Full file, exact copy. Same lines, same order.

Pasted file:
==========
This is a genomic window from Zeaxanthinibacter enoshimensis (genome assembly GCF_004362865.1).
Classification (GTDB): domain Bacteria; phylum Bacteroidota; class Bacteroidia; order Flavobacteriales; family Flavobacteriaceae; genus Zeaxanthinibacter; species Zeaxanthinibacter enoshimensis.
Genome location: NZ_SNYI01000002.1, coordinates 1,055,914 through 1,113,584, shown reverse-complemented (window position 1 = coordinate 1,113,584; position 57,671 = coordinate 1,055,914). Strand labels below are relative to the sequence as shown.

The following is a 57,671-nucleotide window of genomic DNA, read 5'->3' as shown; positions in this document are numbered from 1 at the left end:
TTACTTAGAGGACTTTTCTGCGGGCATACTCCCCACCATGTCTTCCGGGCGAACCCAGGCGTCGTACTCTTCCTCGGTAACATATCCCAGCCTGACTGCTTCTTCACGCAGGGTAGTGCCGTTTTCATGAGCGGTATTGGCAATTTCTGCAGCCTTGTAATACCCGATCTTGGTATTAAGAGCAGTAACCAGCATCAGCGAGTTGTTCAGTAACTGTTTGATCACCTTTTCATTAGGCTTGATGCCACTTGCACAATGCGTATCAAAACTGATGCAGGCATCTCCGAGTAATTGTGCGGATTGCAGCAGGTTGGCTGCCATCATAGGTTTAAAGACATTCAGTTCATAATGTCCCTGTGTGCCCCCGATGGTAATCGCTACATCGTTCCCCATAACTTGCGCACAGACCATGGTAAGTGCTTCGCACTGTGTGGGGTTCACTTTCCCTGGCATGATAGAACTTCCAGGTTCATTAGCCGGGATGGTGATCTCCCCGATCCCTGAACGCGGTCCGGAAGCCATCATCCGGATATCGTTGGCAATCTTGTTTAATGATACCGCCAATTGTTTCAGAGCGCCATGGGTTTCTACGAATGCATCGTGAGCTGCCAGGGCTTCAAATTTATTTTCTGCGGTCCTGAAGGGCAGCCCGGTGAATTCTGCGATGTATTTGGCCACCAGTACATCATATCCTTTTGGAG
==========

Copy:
This is a genomic window from Zeaxanthinibacter enoshimensis (genome assembly GCF_004362865.1).
Classification (GTDB): domain Bacteria; phylum Bacteroidota; class Bacteroidia; order Flavobacteriales; family Flavobacteriaceae; genus Zeaxanthinibacter; species Zeaxanthinibacter enoshimensis.
Genome location: NZ_SNYI01000002.1, coordinates 1,055,914 through 1,113,584, shown reverse-complemented (window position 1 = coordinate 1,113,584; position 57,671 = coordinate 1,055,914). Strand labels below are relative to the sequence as shown.

The following is a 57,671-nucleotide window of genomic DNA, read 5'->3' as shown; positions in this document are numbered from 1 at the left end:
TTACTTAGAGGACTTTTCTGCGGGCATACTCCCCACCATGTCTTCCGGGCGAACCCAGGCGTCGTACTCTTCCTCGGTAACATATCCCAGCCTGACTGCTTCTTCACGCAGGGTAGTGCCGTTTTCATGAGCGGTATTGGCAATTTCTGCAGCCTTGTAATACCCGATCTTGGTATTAAGAGCAGTAACCAGCATCAGCGAGTTGTTCAGTAACTGTTTGATCACCTTTTCATTAGGCTTGATGCCACTTGCACAATGCGTATCAAAACTGATGCAGGCATCTCCGAGTAATTGTGCGGATTGCAGCAGGTTGGCTGCCATCATAGGTTTAAAGACATTCAGTTCATAATGTCCCTGTGTGCCCCCGATGGTAATCGCTACATCGTTCCCCATAACTTGCGCACAGACCATGGTAAGTGCTTCGCACTGTGTGGGGTTCACTTTCCCTGGCATGATAGAACTTCCAGGTTCATTAGCCGGGATGGTGATCTCCCCGATCCCTGAACGCGGTCCGGAAGCCATCATCCGGATATCGTTGGCAATCTTGTTTAATGATACCGCCAATTGTTTCAGAGCGCCATGGGTTTCTACGAATGCATCGTGAGCTGCCAGGGCTTCAAATTTATTTTCTGCGGTCCTGAAGGGCAGCCCGGTGAATTCTGCGATGTATTTGGCCACCAGTACATCATATCCTTTTGGAG